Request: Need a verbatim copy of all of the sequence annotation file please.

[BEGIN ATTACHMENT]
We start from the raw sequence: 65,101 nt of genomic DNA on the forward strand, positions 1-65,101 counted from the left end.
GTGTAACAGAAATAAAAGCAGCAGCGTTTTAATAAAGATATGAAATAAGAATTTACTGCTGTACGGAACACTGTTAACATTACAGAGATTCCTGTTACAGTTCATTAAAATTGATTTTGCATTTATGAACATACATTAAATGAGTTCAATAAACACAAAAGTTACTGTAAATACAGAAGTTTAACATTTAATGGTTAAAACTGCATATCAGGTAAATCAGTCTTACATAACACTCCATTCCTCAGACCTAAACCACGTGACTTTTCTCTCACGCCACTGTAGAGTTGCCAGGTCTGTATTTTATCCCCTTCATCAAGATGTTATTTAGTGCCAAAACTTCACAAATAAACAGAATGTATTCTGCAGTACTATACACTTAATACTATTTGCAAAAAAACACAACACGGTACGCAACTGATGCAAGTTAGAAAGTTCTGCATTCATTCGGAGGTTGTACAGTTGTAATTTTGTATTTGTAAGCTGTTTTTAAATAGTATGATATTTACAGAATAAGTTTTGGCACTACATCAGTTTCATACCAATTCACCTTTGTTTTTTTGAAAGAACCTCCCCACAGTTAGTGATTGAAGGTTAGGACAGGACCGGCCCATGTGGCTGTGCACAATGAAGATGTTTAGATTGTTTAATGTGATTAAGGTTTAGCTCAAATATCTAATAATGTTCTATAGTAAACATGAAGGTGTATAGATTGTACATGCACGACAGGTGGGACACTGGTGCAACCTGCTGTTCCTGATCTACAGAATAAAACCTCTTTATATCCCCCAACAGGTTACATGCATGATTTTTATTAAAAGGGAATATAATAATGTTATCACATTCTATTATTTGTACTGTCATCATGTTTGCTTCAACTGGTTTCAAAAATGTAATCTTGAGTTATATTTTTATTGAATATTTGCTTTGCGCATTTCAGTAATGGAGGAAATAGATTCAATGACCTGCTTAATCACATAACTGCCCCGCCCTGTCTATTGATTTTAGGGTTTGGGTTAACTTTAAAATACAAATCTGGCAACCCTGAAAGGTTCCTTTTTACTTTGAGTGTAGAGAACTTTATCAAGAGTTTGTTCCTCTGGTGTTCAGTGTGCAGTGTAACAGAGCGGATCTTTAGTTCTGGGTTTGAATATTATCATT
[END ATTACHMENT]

We start from the raw sequence: 65,101 nt of genomic DNA on the forward strand, positions 1-65,101 counted from the left end.
GTGTAACAGAAATAAAAGCAGCAGCGTTTTAATAAAGATATGAAATAAGAATTTACTGCTGTACGGAACACTGTTAACATTACAGAGATTCCTGTTACAGTTCATTAAAATTGATTTTGCATTTATGAACATACATTAAATGAGTTCAATAAACACAAAAGTTACTGTAAATACAGAAGTTTAACATTTAATGGTTAAAACTGCATATCAGGTAAATCAGTCTTACATAACACTCCATTCCTCAGACCTAAACCACGTGACTTTTCTCTCACGCCACTGTAGAGTTGCCAGGTCTGTATTTTATCCCCTTCATCAAGATGTTATTTAGTGCCAAAACTTCACAAATAAACAGAATGTATTCTGCAGTACTATACACTTAATACTATTTGCAAAAAAACACAACACGGTACGCAACTGATGCAAGTTAGAAAGTTCTGCATTCATTCGGAGGTTGTACAGTTGTAATTTTGTATTTGTAAGCTGTTTTTAAATAGTATGATATTTACAGAATAAGTTTTGGCACTACATCAGTTTCATACCAATTCACCTTTGTTTTTTTGAAAGAACCTCCCCACAGTTAGTGATTGAAGGTTAGGACAGGACCGGCCCATGTGGCTGTGCACAATGAAGATGTTTAGATTGTTTAATGTGATTAAGGTTTAGCTCAAATATCTAATAATGTTCTATAGTAAACATGAAGGTGTATAGATTGTACATGCACGACAGGTGGGACACTGGTGCAACCTGCTGTTCCTGATCTACAGAATAAAACCTCTTTATATCCCCCAACAGGTTACATGCATGATTTTTATTAAAAGGGAATATAATAATGTTATCACATTCTATTATTTGTACTGTCATCATGTTTGCTTCAACTGGTTTCAAAAATGTAATCTTGAGTTATATTTTTATTGAATATTTGCTTTGCGCATTTCAGTAATGGAGGAAATAGATTCAATGACCTGCTTAATCACATAACTGCCCCGCCCTGTCTATTGATTTTAGGGTTTGGGTTAACTTTAAAATACAAATCTGGCAACCCTGAAAGGTTCCTTTTTACTTTGAGTGTAGAGAACTTTATCAAGAGTTTGTTCCTCTGGTGTTCAGTGTGCAGTGTAACAGAGCGGATCTTTAGTTCTGGGTTTGAATATTATCATT